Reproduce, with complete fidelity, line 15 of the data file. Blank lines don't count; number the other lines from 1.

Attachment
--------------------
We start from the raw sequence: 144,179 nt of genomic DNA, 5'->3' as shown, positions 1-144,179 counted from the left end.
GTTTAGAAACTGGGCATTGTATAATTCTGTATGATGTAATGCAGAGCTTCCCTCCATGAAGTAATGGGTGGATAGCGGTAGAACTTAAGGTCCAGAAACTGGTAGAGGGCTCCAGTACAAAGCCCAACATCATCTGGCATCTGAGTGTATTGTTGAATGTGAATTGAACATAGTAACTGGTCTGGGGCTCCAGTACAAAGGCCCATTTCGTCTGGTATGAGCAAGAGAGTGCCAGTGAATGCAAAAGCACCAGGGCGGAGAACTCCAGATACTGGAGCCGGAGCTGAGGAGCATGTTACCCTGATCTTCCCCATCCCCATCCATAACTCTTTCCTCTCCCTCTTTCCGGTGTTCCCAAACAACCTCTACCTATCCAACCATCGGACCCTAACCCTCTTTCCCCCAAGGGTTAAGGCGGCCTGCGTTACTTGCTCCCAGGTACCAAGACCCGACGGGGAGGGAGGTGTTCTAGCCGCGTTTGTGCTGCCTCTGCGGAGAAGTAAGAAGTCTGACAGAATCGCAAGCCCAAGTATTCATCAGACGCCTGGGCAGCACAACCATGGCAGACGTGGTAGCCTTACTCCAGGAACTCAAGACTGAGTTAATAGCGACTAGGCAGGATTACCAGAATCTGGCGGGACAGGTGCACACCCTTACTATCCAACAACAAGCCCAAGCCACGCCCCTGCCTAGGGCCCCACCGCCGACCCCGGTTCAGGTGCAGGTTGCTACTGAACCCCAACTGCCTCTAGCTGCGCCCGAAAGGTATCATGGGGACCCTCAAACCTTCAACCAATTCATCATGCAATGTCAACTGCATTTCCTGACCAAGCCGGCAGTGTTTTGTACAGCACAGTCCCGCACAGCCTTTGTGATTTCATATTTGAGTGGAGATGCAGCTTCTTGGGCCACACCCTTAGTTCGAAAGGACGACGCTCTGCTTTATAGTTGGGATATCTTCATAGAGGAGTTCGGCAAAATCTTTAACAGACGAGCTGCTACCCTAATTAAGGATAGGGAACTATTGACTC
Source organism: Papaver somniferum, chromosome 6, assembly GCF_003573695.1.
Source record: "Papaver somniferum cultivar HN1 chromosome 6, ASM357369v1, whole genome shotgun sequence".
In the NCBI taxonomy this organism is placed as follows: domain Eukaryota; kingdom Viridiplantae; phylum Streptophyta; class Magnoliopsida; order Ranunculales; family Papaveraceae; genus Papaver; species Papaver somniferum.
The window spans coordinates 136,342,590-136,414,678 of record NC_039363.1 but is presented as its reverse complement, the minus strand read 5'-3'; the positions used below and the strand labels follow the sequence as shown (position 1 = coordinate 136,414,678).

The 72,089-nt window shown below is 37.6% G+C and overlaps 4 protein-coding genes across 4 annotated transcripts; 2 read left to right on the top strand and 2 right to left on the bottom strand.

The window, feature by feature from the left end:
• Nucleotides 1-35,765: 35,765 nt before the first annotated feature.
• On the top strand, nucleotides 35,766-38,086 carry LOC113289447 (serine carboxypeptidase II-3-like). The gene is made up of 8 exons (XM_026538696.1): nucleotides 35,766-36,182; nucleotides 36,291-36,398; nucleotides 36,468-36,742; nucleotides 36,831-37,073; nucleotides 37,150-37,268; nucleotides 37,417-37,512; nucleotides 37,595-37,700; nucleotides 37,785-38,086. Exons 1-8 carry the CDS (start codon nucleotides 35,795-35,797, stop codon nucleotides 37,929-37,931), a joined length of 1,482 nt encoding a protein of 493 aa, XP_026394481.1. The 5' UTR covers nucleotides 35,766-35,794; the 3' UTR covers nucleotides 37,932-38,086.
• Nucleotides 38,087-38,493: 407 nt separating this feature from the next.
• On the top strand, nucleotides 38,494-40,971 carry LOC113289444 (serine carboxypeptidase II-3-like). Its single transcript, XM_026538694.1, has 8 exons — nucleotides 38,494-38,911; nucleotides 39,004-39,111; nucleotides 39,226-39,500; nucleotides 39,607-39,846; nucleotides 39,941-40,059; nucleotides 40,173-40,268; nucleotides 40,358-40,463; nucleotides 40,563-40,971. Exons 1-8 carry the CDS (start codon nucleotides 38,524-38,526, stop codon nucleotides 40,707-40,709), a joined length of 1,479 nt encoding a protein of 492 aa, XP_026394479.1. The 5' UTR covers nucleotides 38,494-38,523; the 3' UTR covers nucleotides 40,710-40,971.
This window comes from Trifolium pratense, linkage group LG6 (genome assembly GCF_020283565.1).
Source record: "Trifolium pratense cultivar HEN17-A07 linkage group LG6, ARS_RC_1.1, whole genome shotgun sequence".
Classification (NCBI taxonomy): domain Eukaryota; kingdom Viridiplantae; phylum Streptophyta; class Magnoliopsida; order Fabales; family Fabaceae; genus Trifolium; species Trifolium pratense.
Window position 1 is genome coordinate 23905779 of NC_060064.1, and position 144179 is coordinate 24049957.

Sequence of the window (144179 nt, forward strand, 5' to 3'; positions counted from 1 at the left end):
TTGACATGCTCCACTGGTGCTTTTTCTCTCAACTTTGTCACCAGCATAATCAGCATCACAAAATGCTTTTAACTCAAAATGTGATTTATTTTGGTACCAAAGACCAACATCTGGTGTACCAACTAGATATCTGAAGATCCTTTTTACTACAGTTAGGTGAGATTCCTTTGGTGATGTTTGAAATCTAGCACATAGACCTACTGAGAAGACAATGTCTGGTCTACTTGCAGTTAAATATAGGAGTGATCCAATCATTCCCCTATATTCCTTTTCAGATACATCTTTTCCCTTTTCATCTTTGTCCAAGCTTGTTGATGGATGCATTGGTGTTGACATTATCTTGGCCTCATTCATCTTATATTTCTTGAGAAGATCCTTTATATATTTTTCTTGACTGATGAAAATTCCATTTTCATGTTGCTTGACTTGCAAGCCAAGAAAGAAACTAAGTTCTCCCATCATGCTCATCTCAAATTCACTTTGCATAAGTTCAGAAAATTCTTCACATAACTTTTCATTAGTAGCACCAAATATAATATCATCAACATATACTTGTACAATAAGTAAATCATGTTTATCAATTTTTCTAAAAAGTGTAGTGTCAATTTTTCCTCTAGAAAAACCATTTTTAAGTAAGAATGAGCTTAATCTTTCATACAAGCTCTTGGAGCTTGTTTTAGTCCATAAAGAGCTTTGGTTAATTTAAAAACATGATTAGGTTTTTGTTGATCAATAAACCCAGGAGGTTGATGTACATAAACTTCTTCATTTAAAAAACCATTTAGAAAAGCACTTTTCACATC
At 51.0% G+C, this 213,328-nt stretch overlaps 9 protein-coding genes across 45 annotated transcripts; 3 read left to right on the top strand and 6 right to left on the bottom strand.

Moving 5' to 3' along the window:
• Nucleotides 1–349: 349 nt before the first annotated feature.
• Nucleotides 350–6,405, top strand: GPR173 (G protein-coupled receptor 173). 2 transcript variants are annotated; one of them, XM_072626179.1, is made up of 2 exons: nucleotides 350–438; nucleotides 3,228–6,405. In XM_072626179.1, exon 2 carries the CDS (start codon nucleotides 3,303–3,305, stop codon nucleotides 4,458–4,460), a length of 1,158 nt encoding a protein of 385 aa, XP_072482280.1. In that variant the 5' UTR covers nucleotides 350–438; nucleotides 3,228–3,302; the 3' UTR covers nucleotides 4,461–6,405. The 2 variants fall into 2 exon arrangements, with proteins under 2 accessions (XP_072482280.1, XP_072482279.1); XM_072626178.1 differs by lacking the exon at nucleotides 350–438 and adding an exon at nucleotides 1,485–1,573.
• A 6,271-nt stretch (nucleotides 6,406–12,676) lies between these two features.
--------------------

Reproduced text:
Classification (NCBI taxonomy): domain Eukaryota; kingdom Viridiplantae; phylum Streptophyta; class Magnoliopsida; order Fabales; family Fabaceae; genus Trifolium; species Trifolium pratense.